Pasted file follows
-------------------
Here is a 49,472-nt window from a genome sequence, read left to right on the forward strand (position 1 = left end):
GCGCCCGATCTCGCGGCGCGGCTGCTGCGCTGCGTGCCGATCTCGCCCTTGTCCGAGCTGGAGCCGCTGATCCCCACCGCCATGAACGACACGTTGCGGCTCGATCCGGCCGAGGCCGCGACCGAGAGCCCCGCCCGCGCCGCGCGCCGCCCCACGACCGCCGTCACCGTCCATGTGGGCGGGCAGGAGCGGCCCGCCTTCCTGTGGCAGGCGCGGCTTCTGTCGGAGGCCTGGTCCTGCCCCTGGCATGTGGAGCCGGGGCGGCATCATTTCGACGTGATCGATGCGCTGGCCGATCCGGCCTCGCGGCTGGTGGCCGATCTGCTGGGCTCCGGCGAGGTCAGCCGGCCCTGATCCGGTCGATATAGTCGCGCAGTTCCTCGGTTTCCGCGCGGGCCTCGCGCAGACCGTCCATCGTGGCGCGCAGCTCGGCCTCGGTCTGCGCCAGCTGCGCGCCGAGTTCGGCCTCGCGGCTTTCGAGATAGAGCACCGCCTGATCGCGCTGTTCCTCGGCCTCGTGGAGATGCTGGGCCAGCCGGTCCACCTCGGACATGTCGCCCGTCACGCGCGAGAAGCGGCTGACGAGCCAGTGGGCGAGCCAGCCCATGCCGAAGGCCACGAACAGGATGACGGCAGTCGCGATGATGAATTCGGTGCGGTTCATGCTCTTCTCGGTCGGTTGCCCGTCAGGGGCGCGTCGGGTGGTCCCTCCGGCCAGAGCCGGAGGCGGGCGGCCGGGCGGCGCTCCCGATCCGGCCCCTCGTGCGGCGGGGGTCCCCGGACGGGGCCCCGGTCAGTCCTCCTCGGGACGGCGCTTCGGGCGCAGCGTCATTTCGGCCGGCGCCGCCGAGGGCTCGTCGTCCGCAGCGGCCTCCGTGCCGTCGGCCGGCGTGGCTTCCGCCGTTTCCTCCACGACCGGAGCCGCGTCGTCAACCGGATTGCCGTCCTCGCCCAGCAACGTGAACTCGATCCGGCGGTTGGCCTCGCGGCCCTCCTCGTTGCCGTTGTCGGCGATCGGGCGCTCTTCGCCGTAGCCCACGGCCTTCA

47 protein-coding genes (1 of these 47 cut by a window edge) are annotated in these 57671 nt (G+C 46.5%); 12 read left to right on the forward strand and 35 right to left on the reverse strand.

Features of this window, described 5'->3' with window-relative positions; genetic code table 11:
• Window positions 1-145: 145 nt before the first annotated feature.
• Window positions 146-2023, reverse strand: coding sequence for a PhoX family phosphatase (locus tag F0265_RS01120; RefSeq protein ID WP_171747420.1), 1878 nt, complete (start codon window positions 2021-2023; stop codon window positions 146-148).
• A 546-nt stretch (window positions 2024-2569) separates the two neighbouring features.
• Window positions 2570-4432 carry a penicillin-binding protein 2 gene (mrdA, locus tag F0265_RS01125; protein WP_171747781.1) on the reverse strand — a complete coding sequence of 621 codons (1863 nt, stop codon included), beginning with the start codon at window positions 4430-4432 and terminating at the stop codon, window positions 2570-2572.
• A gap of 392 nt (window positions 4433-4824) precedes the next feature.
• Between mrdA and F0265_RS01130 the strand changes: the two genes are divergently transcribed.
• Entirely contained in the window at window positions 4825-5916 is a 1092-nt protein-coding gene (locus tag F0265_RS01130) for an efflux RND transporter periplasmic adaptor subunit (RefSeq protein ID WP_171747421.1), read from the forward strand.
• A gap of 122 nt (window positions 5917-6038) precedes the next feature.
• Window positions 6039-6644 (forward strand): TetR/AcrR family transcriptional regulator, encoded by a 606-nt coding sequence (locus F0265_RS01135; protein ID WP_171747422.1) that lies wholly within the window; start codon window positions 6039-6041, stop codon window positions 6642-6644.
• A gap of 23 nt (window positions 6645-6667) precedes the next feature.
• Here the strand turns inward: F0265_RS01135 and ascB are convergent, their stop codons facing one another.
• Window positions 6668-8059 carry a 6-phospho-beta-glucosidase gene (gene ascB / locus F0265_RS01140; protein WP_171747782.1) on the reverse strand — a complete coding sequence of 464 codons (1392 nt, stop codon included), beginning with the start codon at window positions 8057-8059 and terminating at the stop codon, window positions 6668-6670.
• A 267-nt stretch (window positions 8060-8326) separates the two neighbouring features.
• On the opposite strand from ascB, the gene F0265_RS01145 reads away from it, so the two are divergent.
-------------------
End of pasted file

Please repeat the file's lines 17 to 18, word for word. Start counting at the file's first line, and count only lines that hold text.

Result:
• A 267-nt stretch (window positions 8060-8326) separates the two neighbouring features.
• On the opposite strand from ascB, the gene F0265_RS01145 reads away from it, so the two are divergent.